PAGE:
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David Kimberley
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Updated 15 Mar 2024
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Disclaimer

This is not substantive investment research or a research recommendation, as it does not constitute substantive research or analysis. This material should be considered as general market commentary.

It was another riveting week of events at Kepler Trust Intelligence, with three trust managers presenting to investors on different themes, all around the idea of a rapidly changing investment landscape. That included overlooked European companies, the energy transition, and an alternative to China.

Unloved Europe

An ageing population, poor productivity, and a lack of innovative businesses – this is the general impression you can get when speaking to anyone who is bearish on Europe. The reality is quite different, with the continent still offering a wide array of attractive companies, often trading at low valuations, probably in part because of that perception.

Stefan Gries, manager of BlackRock Greater Europe (BRGE), spoke to investors last week, starting off by noting that European stocks do continue to trade at low valuations relative to global peers. However, there are signs of a breakout as investors wake up to the opportunities that companies listed in the continent offer.

And the opportunities here are extremely broad, with leading companies across a range of sectors. Stefan noted that European companies are leaders in their respective fields, whether that be healthcare, semiconductors, or consumer goods.

One striking theme that Stefan touched on was reshoring. Much discussed in the media, there are real signs that governments and companies are making efforts to onshore more manufacturing roles. He also highlighted how increasing capex spent on AI is driving revenues for Europe’s semiconductor businesses.

A sector in transition

Next up was a presentation from BlackRock Energy and Resources Income (BERI). Managers Tom Holl and Mark Hume noted that the largest weighting in the portfolio is currently to mining companies, with smaller, similarly-sized weightings to the energy and energy transition sectors.

It was the latter sector that the managers looked at first. They noted that wind and solar are expected to provide close to 50% of the global electricity grid by 2050. Several tailwinds are working in the sector’s favour, namely the need for energy security, more favourable regulatory regimes, and – perhaps most beneficial of all – improvements in technology that have drastically reduced costs.

However, the managers noted that demand for gas is likely to remain strong over the coming decades as well, meaning the energy component of the sector is also going to be a significant contributor to returns as well.

An overview of the mining sector also offered some compelling arguments for investment. The managers noted that mining firms have extremely strong balance sheets, with debt to EBITDA ratios that are superior to even the tech sector average.

Also of note here was the demand that the energy transition is creating, whether it be for copper needed to power wind and solar facilities or the lithium and nickel required to create batteries used in electric vehicles.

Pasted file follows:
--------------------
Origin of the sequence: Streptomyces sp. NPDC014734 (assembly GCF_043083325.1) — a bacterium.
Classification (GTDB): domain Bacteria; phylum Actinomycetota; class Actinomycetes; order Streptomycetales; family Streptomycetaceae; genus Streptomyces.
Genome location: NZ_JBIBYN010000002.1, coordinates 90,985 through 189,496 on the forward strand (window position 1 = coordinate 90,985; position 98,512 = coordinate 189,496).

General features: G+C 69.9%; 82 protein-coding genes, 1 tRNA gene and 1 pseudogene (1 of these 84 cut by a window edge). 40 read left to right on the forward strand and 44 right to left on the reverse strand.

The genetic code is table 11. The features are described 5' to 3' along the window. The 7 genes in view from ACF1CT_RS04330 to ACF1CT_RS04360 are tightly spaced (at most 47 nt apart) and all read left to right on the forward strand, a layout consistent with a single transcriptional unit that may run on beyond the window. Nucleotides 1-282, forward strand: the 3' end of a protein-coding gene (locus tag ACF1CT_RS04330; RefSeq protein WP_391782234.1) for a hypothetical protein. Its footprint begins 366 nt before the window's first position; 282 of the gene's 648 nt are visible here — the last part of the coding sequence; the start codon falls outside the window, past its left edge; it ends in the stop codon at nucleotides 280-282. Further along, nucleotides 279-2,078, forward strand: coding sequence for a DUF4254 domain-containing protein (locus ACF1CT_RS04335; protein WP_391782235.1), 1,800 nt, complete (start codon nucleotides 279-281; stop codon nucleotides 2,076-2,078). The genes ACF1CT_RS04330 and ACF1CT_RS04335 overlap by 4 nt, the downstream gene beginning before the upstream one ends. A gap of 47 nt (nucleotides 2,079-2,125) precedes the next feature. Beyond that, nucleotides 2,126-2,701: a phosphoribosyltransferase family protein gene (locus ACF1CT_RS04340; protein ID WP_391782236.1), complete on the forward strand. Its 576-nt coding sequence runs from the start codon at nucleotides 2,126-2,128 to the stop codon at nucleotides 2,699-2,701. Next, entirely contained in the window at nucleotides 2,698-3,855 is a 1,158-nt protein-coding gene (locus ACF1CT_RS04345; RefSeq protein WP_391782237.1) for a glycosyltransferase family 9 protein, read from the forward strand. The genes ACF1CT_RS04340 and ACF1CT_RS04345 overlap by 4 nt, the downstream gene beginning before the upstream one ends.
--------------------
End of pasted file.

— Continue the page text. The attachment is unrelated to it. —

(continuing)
Compounding this is the fact that capex in the sector has been at its lowest levels over the last three decades. The majority of investment is now in sustaining existing sites, rather than in expansionary activity. Readers can probably infer what the consequences of this might be.

The alternative to China

India has emerged as the star of the Asia and emerging markets universes over the last few years. Ayush Abhijeet, Investment Director at White Oak Capital, the investment advisor for Ashoka India Equity (AIE), showed us why.

AIE has been the best-performing India-focused trust since launch in 2018, delivering annualised returns of 18.1% from IPO to the end of February 2024. The trust is also unique in that there is no management fee and the managers are only paid 30% of outperformance delivered over three-year periods. Half of that fee is paid in AIE shares, which are locked up for a further three-year period.

Ayush talked through how the trust has managed to perform so well since IPO, highlighting the depth of knowledge they have within their extensive research team, many of whom have significant sectoral expertise. He also touched on the valuation analysis model the team have built in-house, as well as the strong emphasis the team place on managing corporate governance risks.

However, it was the title of the talk – If not China where else? – that arguably made for the most interesting viewing. Ayush highlighted India’s economic growth but also noted how this has been mirrored in equity markets, with annualised earnings growth of 20% in earnings from the start of 2021 through to the end of 2023.

One slide was particularly noteworthy, illustrating how much better Indian infrastructure has become over the last decade, with a halving of port turnaround times, a tripling in the amount of modern railway lines, and a doubling in the number of airports in the country. One manager at our emerging markets event last year noted that he has never seen such buzz and enthusiasm in India over almost three decades of investing in emerging markets. Ayush’s talk left us with the same impression.

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